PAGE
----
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Re: Emus a Model for Dinosaurs?



Michael Skrepnick wrote:

of particular interest is their assertion that center of gravity remains the same in Caudipteryx as in
all other non-avian theropods and if so negates the necessity of a shift in hindlimb locomotion from the hip to the knee. . [snip] If the reduction in caudals was not enough to affect hindlimb movement in Caudipteryx itself,

The neornithean "body plan" (at least where volant forms are concerned) is characterized not only by a shortened tail, but also by a larger head, longer forelimbs, and expanded pectoral musculature +skeleton. All these features conspire to drag the CM well forward of the hips. These features have been reversed somewhat in ratites and other flightless cursorial birds - except for the tail, which remains short. Ratites do show a caudal lengthening of the pelvis though.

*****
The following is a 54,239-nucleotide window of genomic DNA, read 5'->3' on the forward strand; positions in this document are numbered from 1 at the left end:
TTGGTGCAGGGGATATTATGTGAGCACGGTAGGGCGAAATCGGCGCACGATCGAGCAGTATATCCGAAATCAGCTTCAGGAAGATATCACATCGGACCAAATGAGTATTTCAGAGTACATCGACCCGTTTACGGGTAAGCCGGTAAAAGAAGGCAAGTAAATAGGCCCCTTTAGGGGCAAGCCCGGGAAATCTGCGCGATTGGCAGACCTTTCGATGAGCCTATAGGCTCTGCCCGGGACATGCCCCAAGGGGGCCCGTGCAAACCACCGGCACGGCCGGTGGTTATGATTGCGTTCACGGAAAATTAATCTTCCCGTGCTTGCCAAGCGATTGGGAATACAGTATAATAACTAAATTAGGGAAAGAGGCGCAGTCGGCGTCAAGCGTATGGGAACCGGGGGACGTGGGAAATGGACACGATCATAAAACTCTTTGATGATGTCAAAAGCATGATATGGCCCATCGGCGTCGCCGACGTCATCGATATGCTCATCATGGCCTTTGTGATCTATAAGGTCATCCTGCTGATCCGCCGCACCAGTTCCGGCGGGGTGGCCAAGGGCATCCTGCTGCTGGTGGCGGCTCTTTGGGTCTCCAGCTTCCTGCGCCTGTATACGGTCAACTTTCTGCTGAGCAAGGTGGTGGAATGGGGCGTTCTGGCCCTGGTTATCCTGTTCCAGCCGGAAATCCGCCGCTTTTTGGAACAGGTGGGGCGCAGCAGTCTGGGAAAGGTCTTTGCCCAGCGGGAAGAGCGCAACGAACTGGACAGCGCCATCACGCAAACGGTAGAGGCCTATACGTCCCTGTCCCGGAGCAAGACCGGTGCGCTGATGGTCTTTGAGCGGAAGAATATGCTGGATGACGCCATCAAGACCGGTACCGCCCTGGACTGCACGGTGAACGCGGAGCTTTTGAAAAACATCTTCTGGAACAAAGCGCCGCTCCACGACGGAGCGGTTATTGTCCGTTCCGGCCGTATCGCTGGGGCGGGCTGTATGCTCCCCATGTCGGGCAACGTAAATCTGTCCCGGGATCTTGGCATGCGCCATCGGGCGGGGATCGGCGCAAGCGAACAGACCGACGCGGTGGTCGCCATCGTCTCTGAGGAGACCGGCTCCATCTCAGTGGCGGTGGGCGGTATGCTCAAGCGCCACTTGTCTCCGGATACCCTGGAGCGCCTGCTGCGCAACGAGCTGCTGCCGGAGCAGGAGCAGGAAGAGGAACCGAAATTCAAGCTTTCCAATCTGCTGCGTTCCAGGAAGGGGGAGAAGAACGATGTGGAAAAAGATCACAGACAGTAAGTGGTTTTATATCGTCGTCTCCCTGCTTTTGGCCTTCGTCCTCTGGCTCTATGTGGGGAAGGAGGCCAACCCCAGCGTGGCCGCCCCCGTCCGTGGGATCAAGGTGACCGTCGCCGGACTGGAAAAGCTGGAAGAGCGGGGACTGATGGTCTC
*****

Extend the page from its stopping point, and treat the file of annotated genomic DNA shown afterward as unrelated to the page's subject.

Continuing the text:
As for _Caudipteryx_, it has rather short forelimbs by coelurosaurian standards. Also, I wonder how useful its forelimbs were, given that they were: (a) covered in feathers; (b) useless for flight; (c) functionally didactyl. I really don't think the forelimbs were used to catch prey. This speaks to a reduced pectoral musculature compared to other maniraptorans (avian and non-avian). So the shorter tail may be correlated with a less weighty shoulder+forelimb region. Just an idea.

I wonder if there is any impact in oviraptorosaurs like Nomingia having further reduced caudal series / pygostyles. . .

_Nomingia_'s tail was certainly short (24 vertebrae), but it was also looks quite 'hefty': big, flaring chevrons; median dorsal crest (made up of pre- + postzygapophyses) running down the last third of the tail; and the blade-like pygostyle. If the tail was feathered, the rectricial frond or fan would added extra weight too.


are any secondarily flightless theropods ( or those initially evolving flight ) subject to a shift in hindlimb locomotion, or is this strictly relegated to neornithes / advanced birds?

Excellent question. This requires more study. It's unclear how or when this shift occurred in avian evolution, but it was certainly post-_Archaeopteryx_, and probably close to the base of the Pygostylia (Confuciusornithidae and higher), not surprisingly.


Cheers

Tim

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